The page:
The 1847 Reports of the Commissioners of Enquiry into the State of Education in Wales, or the “Blue Books,” declared that Wales was barbaric and backward, and sufficiently so to warrant state intervention. The core of Wales’s inferior society was nurtured by the Welsh language, which nurtured and perpetuated unhygienic behaviors, poor motherhood practices, and inveterate superstition. This despite mid-Victorian Wales witnessing high points of literacy and Nonconformist practice. Such phenomena urge us to ask: what are the effects on English readers of rhetorics that malign foreign cultures, especially when those cultures cannot address the attacks’ falsities (66% of Wales was monoglot Welsh-speaking)? How can we consider these colonial practices in conjunction with contemporary state and popular Englishlanguage depictions of nineteenth-century Irish, Indian, Chinese, and African life? And, indeed, how have such obscurations evolved into the neoliberal and Brexit eras?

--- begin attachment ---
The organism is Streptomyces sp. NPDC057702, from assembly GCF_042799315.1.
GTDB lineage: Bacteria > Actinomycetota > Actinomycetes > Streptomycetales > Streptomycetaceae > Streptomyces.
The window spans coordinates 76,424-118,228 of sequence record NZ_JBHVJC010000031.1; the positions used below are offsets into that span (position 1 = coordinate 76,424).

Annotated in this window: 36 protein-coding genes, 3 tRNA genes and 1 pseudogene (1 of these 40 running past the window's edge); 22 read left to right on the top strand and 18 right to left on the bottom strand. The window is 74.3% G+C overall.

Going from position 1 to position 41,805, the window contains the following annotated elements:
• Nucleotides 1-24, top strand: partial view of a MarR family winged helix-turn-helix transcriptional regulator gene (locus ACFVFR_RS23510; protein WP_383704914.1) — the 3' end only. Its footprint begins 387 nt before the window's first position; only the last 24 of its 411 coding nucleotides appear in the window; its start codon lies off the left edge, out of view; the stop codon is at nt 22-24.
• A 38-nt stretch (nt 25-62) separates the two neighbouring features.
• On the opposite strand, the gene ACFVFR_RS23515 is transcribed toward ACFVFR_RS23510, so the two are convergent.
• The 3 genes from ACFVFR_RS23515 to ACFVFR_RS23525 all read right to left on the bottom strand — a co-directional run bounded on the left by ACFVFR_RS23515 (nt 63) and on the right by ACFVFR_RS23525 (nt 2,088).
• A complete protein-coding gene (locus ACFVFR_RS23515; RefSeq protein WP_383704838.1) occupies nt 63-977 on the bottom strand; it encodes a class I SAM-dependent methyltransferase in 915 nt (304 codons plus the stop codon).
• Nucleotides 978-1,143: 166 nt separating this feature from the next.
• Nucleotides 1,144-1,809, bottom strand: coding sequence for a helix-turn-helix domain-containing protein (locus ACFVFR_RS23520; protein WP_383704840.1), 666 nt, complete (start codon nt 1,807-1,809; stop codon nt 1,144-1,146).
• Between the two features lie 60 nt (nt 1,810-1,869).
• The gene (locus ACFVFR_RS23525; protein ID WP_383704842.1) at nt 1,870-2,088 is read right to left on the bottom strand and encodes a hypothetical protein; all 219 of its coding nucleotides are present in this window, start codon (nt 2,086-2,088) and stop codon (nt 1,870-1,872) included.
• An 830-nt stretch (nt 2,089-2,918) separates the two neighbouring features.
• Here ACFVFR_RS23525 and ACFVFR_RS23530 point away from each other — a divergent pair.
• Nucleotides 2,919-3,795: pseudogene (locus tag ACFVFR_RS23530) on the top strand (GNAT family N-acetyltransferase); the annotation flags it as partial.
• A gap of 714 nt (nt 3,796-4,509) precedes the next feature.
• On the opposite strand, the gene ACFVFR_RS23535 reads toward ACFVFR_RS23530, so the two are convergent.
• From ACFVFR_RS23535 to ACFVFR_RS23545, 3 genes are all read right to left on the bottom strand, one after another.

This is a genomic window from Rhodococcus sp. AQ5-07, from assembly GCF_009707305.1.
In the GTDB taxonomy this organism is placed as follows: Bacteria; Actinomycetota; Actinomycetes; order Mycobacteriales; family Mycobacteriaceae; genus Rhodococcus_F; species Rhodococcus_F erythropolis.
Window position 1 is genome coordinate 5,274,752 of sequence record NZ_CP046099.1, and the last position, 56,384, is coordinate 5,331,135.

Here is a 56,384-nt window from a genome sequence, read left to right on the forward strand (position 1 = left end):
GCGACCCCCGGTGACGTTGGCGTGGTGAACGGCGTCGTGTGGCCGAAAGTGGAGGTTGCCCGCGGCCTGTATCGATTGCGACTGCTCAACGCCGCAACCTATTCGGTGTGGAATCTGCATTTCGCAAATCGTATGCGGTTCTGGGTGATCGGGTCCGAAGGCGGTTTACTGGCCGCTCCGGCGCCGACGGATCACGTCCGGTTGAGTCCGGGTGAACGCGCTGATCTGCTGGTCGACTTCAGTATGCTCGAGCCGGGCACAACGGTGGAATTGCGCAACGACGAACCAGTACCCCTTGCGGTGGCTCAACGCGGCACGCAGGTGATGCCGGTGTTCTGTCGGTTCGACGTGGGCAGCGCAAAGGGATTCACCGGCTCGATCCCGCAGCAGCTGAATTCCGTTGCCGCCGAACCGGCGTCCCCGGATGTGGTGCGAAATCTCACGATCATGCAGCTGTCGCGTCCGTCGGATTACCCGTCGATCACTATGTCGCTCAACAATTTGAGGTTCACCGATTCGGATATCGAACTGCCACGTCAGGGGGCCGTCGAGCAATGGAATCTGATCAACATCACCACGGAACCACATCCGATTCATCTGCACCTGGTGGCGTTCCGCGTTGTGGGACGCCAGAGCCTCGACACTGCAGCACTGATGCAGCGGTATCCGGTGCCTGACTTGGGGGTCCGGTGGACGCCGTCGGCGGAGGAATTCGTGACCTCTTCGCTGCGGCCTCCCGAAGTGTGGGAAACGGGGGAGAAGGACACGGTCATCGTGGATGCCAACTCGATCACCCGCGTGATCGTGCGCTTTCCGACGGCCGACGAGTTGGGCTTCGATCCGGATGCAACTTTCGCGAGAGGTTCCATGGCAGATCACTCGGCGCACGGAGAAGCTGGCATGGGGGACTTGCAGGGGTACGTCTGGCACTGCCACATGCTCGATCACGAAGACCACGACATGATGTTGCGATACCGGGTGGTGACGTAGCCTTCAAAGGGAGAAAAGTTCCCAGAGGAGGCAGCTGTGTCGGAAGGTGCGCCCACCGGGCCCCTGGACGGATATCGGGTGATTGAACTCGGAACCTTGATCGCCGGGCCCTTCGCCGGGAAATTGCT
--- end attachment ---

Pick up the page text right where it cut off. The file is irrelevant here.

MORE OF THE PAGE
Matthew C. Jones is a Postdoctoral Teaching Associate at Northeastern University in Boston, Massachusetts (USA), where he teaches writing seminars on twenty-first studenthood and citizenship. His research interests include Welsh literary and cultural histories, religious studies, and translation studies, and these histories' influences on minority language rights and preservation today. His articles have appeared in European Romantic Review, Church History, BRANCH, Romanticism on the Net, and other venues.
Meeting ID: 982 7503 0185
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